Response to Comment on My 9/2008 Interview & Quotes in Law360.com Article

21
Sep
2008
Posted by: charlesakrugel  /   Category: Business Ethics / Business Management / Charles Krugel / Human Resources / Me in the Media / Media / Policies / Practices   /   No Comments »
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Reader Benjamin Wright commented on my 9/14 post concerning workplace emails and other electronic communications at work:

Chuck: Knowing these kinds of smoking-gun records are inevitable, I argue an employer can use technology proactively to make its e-records more benign. It can broadcast intent to be lawful and a request that adversaries come forward as early as possible. What do you think? –Ben

http://hack-igations.blogspot.com/2008/05/nix-smoking-gun-e-discovery.html

My response to Ben is:

Hi Ben,

Thanks for the comment.  I appreciate it.

I agree with you, and advocate that employers should go even further.  Because the employer is the leader at the workplace, the employer is obligated to use its technology in a proactive and benign way to protect all assets, including employees.

Specifically, as opposed to a blanket prohibition against employees using an employer’s technology for personal use, an employer might try letting employees save time and energy by using its technology to check on the kids, parents, family, friends, pets, shop, or take care of other personal needs, so long as nothing illegal or unethical is involved.  This could also help to alleviate stress and increase employee productivity.

Also, regardless of HIPAA and similar laws, an employer should strive to maintain the confidentiality of employee medical records.  Consequently, employees won’t have to fear using employer provided online health services (or at least minimally using such services).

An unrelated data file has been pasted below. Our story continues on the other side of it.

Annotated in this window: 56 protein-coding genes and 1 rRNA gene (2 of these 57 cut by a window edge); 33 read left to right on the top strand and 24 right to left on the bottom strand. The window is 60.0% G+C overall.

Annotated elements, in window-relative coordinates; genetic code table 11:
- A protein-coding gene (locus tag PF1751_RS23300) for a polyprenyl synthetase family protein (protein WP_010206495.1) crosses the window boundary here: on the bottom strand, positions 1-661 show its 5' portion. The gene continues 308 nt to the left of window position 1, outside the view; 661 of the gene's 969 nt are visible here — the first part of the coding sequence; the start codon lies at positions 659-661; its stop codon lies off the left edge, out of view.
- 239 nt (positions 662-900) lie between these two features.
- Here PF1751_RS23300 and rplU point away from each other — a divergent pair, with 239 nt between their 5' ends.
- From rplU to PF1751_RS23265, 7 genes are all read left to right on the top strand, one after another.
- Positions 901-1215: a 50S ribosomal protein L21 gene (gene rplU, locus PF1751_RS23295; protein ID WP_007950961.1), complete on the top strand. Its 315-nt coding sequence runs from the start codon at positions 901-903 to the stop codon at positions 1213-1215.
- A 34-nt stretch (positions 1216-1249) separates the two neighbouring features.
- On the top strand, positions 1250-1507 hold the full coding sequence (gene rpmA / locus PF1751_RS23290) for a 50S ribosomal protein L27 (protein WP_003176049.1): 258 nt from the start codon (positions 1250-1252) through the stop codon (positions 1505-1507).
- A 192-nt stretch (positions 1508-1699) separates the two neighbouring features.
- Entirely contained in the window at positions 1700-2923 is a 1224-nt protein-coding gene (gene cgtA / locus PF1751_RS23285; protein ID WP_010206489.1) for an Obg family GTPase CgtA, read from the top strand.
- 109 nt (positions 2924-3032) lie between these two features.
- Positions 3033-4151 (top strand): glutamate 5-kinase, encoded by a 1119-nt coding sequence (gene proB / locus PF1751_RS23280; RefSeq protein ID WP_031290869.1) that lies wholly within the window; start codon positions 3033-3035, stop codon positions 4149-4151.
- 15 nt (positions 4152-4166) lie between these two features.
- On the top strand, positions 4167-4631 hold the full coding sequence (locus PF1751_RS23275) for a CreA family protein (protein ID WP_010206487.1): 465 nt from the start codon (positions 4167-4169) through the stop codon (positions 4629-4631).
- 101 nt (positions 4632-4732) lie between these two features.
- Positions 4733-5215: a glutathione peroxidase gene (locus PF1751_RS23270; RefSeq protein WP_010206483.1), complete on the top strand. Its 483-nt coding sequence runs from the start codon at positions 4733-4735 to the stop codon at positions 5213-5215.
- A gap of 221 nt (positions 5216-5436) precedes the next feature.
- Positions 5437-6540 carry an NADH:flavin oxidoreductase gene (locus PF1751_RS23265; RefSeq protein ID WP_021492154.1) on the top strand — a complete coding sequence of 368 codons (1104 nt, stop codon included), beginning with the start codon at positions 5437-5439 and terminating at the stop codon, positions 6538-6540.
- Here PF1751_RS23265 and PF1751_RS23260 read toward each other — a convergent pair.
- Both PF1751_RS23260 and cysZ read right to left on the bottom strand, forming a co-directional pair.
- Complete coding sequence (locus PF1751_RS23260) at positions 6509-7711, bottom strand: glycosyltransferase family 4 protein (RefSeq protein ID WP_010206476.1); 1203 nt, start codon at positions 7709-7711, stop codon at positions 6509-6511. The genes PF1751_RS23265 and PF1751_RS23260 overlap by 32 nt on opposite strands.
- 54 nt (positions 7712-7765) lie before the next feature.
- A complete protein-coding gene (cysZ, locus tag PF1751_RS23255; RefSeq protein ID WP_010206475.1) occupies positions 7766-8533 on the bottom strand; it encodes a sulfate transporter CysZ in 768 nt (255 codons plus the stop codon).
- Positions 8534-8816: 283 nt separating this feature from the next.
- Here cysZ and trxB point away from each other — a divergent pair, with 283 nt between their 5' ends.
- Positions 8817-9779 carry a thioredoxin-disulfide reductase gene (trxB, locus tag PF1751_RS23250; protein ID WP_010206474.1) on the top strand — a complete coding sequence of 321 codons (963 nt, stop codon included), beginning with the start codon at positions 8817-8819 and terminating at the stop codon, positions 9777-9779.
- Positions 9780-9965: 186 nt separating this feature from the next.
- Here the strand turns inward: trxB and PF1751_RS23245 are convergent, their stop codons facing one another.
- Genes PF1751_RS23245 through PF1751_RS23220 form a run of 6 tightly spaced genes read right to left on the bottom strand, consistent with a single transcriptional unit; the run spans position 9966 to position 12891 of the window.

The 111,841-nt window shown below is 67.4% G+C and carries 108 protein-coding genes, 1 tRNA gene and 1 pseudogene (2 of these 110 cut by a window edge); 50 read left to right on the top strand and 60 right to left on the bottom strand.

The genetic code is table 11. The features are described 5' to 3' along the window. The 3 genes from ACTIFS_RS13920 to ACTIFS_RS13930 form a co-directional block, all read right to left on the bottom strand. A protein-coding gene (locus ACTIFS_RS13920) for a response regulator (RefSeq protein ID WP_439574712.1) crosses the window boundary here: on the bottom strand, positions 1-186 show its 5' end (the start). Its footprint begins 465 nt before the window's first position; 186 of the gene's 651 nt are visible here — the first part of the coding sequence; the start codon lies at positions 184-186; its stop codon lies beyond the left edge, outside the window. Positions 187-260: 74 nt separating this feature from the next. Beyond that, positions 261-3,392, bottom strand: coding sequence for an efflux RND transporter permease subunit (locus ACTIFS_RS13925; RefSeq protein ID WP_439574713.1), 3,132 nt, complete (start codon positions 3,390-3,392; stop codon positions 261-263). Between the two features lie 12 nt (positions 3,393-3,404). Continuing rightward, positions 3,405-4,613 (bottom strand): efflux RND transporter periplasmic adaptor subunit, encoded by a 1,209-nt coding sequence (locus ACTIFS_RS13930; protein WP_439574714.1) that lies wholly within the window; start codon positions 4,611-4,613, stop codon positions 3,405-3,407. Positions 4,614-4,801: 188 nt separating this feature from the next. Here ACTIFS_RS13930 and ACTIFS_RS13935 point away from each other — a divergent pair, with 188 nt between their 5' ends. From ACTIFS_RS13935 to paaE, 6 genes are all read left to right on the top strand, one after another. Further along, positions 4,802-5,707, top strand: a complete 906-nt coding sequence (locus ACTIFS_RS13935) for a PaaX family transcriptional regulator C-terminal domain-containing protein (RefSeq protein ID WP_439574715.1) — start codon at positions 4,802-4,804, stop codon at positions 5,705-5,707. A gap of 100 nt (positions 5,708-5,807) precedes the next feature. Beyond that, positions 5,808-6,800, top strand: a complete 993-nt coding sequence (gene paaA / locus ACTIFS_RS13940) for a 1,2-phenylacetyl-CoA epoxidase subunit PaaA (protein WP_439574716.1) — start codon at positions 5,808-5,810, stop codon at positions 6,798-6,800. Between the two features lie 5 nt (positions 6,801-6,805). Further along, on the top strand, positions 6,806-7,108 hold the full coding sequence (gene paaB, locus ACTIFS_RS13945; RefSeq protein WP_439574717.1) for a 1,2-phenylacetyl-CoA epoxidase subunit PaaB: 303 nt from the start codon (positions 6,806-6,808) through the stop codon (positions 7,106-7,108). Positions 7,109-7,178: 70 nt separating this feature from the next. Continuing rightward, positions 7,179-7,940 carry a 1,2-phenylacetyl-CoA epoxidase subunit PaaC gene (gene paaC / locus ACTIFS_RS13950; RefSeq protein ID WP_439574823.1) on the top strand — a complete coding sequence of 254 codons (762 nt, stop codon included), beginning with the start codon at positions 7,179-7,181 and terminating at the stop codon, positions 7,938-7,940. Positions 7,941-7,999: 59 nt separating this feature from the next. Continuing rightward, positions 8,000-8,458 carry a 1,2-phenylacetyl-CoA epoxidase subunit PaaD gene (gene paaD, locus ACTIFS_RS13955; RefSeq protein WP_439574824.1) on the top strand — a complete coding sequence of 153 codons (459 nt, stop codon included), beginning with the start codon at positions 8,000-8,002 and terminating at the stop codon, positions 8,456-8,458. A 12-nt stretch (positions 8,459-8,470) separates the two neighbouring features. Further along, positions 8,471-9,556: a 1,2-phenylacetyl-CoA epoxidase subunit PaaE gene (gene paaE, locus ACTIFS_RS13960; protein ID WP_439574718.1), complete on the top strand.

Moreover, as you allude to, a company can permit its employees to anonymously (or not) alert the company to legal or ethical issues or other problems.  In this way, retaliation against the complaining employee can be eliminated or at least minimized.  In short, electronic devices are just another means to communicate, but they allow us to save time and money, and if used properly, could save companies money.

During my conversation with the Christine Caulfield of Law360.com, I also indicated that we’re really at the genesis of how all of this technology can help (or hurt) us.  A perfect example is cell phone quality.  We still suffer from dropped calls, murky sounding voices and other related problems.  Eventually, these issues should be resolved.  New issues will obviously arise (e.g., how many clones will each person be allowed to make of themselves, how will we regulate traffic patterns for our flying cars, and how will we prevent people from using invisibility cloaks for improper purposes.  :-) ).

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